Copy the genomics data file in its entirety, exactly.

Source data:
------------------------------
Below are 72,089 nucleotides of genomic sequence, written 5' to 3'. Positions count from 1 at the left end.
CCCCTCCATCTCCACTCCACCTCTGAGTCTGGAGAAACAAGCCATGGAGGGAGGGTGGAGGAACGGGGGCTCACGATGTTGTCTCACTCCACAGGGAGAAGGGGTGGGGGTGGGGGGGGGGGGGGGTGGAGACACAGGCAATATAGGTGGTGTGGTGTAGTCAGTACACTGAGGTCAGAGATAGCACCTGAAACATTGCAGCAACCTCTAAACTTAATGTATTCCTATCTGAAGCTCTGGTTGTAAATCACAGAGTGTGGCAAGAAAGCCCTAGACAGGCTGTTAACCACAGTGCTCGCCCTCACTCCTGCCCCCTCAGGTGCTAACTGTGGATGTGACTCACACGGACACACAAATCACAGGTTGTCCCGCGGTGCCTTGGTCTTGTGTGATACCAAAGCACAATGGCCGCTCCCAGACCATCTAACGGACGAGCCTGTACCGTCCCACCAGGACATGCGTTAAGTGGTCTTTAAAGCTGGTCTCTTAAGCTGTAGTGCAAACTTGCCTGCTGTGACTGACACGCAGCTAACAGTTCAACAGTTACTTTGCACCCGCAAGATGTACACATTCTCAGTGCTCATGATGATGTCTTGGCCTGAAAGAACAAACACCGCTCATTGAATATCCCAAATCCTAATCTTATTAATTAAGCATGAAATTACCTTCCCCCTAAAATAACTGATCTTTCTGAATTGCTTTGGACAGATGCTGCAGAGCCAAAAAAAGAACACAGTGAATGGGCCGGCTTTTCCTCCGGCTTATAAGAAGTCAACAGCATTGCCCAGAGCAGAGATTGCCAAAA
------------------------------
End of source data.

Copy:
Below are 72,089 nucleotides of genomic sequence, written 5' to 3'. Positions count from 1 at the left end.
CCCCTCCATCTCCACTCCACCTCTGAGTCTGGAGAAACAAGCCATGGAGGGAGGGTGGAGGAACGGGGGCTCACGATGTTGTCTCACTCCACAGGGAGAAGGGGTGGGGGTGGGGGGGGGGGGGGGTGGAGACACAGGCAATATAGGTGGTGTGGTGTAGTCAGTACACTGAGGTCAGAGATAGCACCTGAAACATTGCAGCAACCTCTAAACTTAATGTATTCCTATCTGAAGCTCTGGTTGTAAATCACAGAGTGTGGCAAGAAAGCCCTAGACAGGCTGTTAACCACAGTGCTCGCCCTCACTCCTGCCCCCTCAGGTGCTAACTGTGGATGTGACTCACACGGACACACAAATCACAGGTTGTCCCGCGGTGCCTTGGTCTTGTGTGATACCAAAGCACAATGGCCGCTCCCAGACCATCTAACGGACGAGCCTGTACCGTCCCACCAGGACATGCGTTAAGTGGTCTTTAAAGCTGGTCTCTTAAGCTGTAGTGCAAACTTGCCTGCTGTGACTGACACGCAGCTAACAGTTCAACAGTTACTTTGCACCCGCAAGATGTACACATTCTCAGTGCTCATGATGATGTCTTGGCCTGAAAGAACAAACACCGCTCATTGAATATCCCAAATCCTAATCTTATTAATTAAGCATGAAATTACCTTCCCCCTAAAATAACTGATCTTTCTGAATTGCTTTGGACAGATGCTGCAGAGCCAAAAAAAGAACACAGTGAATGGGCCGGCTTTTCCTCCGGCTTATAAGAAGTCAACAGCATTGCCCAGAGCAGAGATTGCCAAAA